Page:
KANSAS CITY -- Forget for a moment the Matsuzaka-mania. Zack Greinke was making his own momentous start on Thursday afternoon. Yes, Daisuke Matsuzaka was as good as advertised in his Major League debut, handcuffing the Royals on six hits and one run, while striking out 10 and walking only one in seven innings in a 4-1 Red Sox victory. Greinke was making his first big-league start in more than year after leaving the Royals in Spring Training in 2006 for personal reasons. He was diagnosed as having an anxiety disorder, spent most of last season with Double-A Wichita and made just three relief appearances after a September callup.
"I keep forgetting that it's been that long since I actually had a start," Greinke said. Manager Buddy Bell said he was more anxious to see Greinke pitch than Dice-K. "He's been through so much the last year with personal issues to overcome," Bell said. While Greinke took the loss, he pitched extremely well, allowing eight hits, two runs (one earned), with one walk and seven strikeouts over seven frames. "I'd be happier if we won the game," Greinke said. "It was disappointing. You expect to do good every time you go out there. If we won, I'd feel a lot better. Now we've got a losing record, so there's nothing to feel positive about at all." Bell disagrees, believing there are a lot of positives out of not only Greinke's outing, but the Royals' starting pitching of Gil Meche, Odalis Perez and Greinke in the first three games. "I was pretty impressed," Bell said of Dice-K. "He really had a feel for what he was doing. He was absolutely solid. He's really good. I think for a kid to throw like that in his first outing was pretty impressive. "On the other hand, I thought our guy threw just as well. I don't think there's any question about that. It was a pitchers' duel from the very beginning. We weren't able to capitalize on the few opportunities we had. We'll take the start from Meche, the start from Perez and the start from Greinke. If we can do that all year, we'll be in pretty good shape." Bell is more concerned about his offense that scored just two runs and collected 10 hits in the final two games of the series. The Royals have struck out 28 times, while drawing but seven walks in the three games. Greinke, a 23-year-old right-hander who was the sixth overall pick in the 2002 First-Year Player Draft, looks as if he is back. "All that other stuff, I really haven't thought about [it] much," Greinke said. "I'm just trying to keep us in the game and win the game." Catcher John Buck said Greinke "did exactly what you want your starting pitcher to do." "He threw well," Buck said. "He was able to get ahead. His breaking ball was nice and sharp. His changeup looked well. And he controlled the inside and outside of the plate. When we needed to get some ground balls, we got them. His put away pitches are looking good and I think that's the key to him having those strikeouts. "You could just tell that he's a lot more of an intense guy out there. He's into the ballgame. He's throwing well. What more can you say except he's doing a good job." Greinke gave up a run in the first on a Manny Ramirez RBI double. Julio Lugo scored the other run off Greinke in the fifth on a Buck throwing error. "I thought I started out a little slow, everything wasn't real crisp and wasn't doing exactly what I wanted," Greinke said. "After getting a little involved in the game, I started pitching a little bit better. I would always like to do better, no matter how good." Greinke struck out David Ortiz three times, the first two times looking. "I really didn't give him a pitch to hit," Greinke said. "That's hard to do, not to give one player a pitch to hit. I pitched Ortiz perfect. I couldn't have done anything better, not one pitch caught the plate. I thought I did a good job on Manny, too. I gave him one pitch to hit and he got a double." Matsuzaka gave up a leadoff single to David DeJesus and the Royals would not get another hit until Alex Gordon's single, which was his first Major League hit, to leadoff the fifth. DeJesus homered into the right-field bullpen on an 0-1 count to leadoff the Royals' sixth, but it was the lone run Dice-K would allow. After the tater, Esteban German singled, but he was thrown out stealing second on a call that manager Buddy Bell disputed. The call turned out costly, as German would have easily scored on Emil Brown's ensuing two-out double. The Red Sox scored two runs -- one on a wild pitch and the other unearned after a Gordon error -- off Joel Peralta in the eighth. "When you're not swinging the bats, you can't afford to make mistakes defensively," Bell said. "We can't win many games just scoring one run." Red Sox manager Terry Francona believes Greinke could be on track for a big season. "He's good," Francona said. "You're going to look up a few months from now and see a lot of wins with that kid. He can pitch."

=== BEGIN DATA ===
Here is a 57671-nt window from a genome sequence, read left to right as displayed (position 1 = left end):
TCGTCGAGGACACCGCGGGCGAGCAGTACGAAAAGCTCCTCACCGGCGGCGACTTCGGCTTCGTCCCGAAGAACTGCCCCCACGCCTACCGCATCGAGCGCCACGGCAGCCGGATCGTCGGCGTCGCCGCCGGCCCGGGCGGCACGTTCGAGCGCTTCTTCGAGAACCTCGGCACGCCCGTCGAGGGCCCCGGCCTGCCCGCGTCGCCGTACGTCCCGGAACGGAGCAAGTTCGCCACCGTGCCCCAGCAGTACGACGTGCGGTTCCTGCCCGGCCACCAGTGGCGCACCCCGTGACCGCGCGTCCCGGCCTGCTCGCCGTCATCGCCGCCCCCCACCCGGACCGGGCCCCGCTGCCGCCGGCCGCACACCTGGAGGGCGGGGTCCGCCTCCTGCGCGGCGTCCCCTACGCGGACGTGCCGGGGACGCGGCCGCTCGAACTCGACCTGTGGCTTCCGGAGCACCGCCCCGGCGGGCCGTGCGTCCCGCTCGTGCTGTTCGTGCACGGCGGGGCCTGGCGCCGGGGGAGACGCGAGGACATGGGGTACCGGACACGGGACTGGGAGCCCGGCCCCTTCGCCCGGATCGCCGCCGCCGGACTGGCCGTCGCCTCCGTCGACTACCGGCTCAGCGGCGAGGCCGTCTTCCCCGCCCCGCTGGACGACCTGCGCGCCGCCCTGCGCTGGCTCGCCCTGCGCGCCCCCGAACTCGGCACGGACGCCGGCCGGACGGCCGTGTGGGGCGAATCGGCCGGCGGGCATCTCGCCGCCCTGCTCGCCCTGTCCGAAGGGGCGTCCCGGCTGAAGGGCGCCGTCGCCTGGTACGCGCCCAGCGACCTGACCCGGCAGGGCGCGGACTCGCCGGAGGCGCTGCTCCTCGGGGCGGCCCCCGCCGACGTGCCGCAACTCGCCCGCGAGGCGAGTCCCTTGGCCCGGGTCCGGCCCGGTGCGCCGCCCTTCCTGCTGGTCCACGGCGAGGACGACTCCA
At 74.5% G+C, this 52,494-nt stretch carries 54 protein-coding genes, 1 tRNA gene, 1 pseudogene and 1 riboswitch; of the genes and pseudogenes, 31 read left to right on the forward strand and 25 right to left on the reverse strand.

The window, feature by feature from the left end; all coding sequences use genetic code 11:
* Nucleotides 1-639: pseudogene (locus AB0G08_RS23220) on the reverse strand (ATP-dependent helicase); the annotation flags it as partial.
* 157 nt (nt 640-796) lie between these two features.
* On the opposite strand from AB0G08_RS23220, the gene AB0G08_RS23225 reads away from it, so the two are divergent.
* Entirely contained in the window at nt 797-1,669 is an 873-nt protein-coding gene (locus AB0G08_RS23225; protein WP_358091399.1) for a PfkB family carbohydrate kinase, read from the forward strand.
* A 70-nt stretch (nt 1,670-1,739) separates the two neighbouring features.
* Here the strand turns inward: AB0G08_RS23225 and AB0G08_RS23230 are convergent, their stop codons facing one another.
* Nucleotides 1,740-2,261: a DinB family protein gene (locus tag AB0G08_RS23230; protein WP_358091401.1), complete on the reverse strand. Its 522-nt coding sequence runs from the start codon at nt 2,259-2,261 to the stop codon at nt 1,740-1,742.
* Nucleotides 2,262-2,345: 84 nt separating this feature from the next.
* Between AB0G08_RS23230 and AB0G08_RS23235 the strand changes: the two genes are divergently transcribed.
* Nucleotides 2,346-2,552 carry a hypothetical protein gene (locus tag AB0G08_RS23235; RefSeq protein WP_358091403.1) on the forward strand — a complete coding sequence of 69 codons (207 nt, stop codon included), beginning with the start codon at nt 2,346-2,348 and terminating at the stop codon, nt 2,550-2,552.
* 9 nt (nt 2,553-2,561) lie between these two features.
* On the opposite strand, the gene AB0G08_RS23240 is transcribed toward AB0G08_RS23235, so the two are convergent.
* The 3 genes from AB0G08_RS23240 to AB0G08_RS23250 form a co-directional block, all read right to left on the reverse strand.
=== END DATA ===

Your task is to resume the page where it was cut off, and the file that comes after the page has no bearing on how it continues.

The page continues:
Alan Eskew is a contributor to MLB.com. This story was not subject to the approval of Major League Baseball or its clubs.